To celebrate #IAD2016, Creative Edinburgh board member Carrie Maginn talks us through the future of sustainable architecture
I’ve always been fascinated by how something is made; not necessarily what it looks like finished or hung up on a wall, but rather that bit in the middle, the process (I soon realised this after working in an art gallery for so many years). I’m much more appreciative of a thing when I fully understand how it’s made, even more so if I’ve had a go at making it myself. Take basic tiling or even the slightly more advanced skill in repointing masonry – both not nearly as easy as they make it look in YouTube “how to” videos. Let’s have it be known, I have a massive respect for the trades.
A passion for production
I bought my first property back in 2008. I now realise that purchase rekindled a passion for production, and most importantly the process, that’s been stirring in me since graduating from art school some 20 years ago. It wasn’t in major need of renovation, but I owned it – so I could rip up the floor to see what was underneath and could knock down a wall to see how it was put up.
So, when I returned to further education earlier this year to indulge my passions and take up a year’s study in Interior Design and Architecture, I discovered an acute interest in the negative environmental impact of buildings and what was being done about it. It’s sparked a curiosity in sustainable architecture, or green architecture, and those bigger questions being asked by architects and designers. Once such architect is Alastair Parvin, who raises the thought-provoking question: what if regular citizens could design and build their own houses, rather than architects creating buildings for those who can afford to commission them? Cue WikiHouse, an open source construction kit that means pretty much anyone can build a house - anywhere. How unbelievably amazing is that!?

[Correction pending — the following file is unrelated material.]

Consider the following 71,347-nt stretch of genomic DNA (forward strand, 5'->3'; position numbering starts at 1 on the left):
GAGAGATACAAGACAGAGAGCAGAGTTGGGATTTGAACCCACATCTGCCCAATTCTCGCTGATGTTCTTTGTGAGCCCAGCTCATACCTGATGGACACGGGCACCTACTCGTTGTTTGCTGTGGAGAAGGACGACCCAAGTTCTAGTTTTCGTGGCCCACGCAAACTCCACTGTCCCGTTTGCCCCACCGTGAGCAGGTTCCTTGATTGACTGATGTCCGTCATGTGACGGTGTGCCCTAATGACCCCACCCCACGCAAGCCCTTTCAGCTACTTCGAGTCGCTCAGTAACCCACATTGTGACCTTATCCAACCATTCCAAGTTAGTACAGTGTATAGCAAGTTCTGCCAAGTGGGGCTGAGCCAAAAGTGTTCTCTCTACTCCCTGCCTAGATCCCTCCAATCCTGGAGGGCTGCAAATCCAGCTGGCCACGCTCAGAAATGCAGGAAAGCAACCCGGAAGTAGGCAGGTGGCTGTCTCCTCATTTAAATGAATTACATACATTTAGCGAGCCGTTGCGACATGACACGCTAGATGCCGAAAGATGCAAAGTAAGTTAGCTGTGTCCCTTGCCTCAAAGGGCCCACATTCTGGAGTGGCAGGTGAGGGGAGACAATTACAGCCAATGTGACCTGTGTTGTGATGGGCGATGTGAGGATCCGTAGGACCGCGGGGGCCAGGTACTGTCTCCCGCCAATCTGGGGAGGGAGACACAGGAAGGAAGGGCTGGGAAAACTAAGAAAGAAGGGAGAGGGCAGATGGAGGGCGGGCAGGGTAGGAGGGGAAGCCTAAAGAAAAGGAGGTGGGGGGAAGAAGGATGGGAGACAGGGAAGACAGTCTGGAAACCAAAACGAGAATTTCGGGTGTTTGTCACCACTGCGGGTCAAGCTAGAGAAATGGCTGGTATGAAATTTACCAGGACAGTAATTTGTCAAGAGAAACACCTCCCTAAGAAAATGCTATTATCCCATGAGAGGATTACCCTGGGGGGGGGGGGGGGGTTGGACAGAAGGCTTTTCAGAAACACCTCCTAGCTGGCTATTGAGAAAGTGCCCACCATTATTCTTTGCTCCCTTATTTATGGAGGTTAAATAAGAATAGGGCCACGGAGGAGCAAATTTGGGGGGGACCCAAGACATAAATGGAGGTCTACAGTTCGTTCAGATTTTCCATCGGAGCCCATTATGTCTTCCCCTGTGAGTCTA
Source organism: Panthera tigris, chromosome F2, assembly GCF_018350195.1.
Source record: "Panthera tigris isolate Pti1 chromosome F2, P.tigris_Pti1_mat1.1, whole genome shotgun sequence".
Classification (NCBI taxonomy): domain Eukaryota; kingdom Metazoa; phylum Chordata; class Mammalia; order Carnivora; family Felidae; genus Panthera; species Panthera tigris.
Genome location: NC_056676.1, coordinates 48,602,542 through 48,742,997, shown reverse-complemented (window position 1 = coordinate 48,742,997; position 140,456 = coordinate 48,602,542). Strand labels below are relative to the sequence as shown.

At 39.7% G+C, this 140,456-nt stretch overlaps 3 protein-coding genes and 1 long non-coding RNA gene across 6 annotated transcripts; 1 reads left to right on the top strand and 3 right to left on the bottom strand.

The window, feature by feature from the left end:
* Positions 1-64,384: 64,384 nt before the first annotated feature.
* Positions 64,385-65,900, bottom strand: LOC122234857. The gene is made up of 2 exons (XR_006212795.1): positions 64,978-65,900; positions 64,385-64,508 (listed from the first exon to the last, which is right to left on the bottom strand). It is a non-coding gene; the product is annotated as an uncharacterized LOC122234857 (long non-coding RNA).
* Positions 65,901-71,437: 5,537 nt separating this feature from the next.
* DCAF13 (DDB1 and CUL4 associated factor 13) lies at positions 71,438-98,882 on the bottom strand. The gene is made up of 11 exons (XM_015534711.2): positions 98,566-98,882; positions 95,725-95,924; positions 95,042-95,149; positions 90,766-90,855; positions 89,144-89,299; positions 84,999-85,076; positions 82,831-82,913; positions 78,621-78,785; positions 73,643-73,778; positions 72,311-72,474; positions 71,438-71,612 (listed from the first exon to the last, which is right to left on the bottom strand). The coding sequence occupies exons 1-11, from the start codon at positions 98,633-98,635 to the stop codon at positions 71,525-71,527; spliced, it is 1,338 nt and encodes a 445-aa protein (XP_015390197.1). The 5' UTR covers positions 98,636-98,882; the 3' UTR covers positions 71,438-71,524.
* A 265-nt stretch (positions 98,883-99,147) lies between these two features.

“The idea of sustainability, or ecological design, is to ensure that our actions and decisions today do not inhibit the opportunities of future generations” Wikipedia states, in describing sustainable architecture. Yes! Who can argue with that?
Norman Foster claims in his TEDtalk, “problems of sustainability cannot be separated from the nature of the cities of which the buildings are a part.” I agree, I agree!
Then, there’s the pioneering radical, Buckminster Fuller - the father of sustainability. Driven by his intention “to make the world work for 100% humanity, in the shortest period of time, through spontaneous cooperation without ecological offense or disadvantage of anyone” he inspired architects and designers to think green, back during the same time man first set foot on the moon! That’s forward thinking.
During my research, I came across a more recent project by Penda, a Chinese and Austrian design firm, who claim that by 2023, a city could be built entirely from their modular bamboo construction system. Not only could it house up to 20,000 people, but it would be able to grow in any direction, depending on the needs of its inhabitants. Imagine a city sprouting from a bamboo forest! A city that uses no concrete, no steel; just bamboo tied together with ropes. According to Penda’s press release, “the project describes a true ecological approach of growth, which leaves no harm on the surrounding environment nor on the building material itself and is, therefore, a counter-movement to a conventional way of the present construction process.”
Comparable to WikiHouse, whose design kits require only basic DIY tools and a box of screws to construct, Penda’s bamboo city takes its construction materials from the bamboo forest where it lies. Both projects, both concepts seek to redefine who’s in charge and challenge conventional methods of architectural production with sustainability at the heart.
“The factory is everywhere. The design team is everyone”, Alastair exclaims in his TEDtalk, breaking from the pigeonholed assumption that an architect is someone who just builds buildings for rich people. He reminds us that architects are strategic thinkers, problem solvers and that the solution may indeed not always be a building, as we know it.
Do we have a real industrial revolution on our hands? Our 21st century is witnessing the democratisation of production and technologies are radically changing the playing field. Going green is no longer fashionable; it’s about survival and a world where every person has the right to build.
What do you think? Send me a tweet @maginncarrie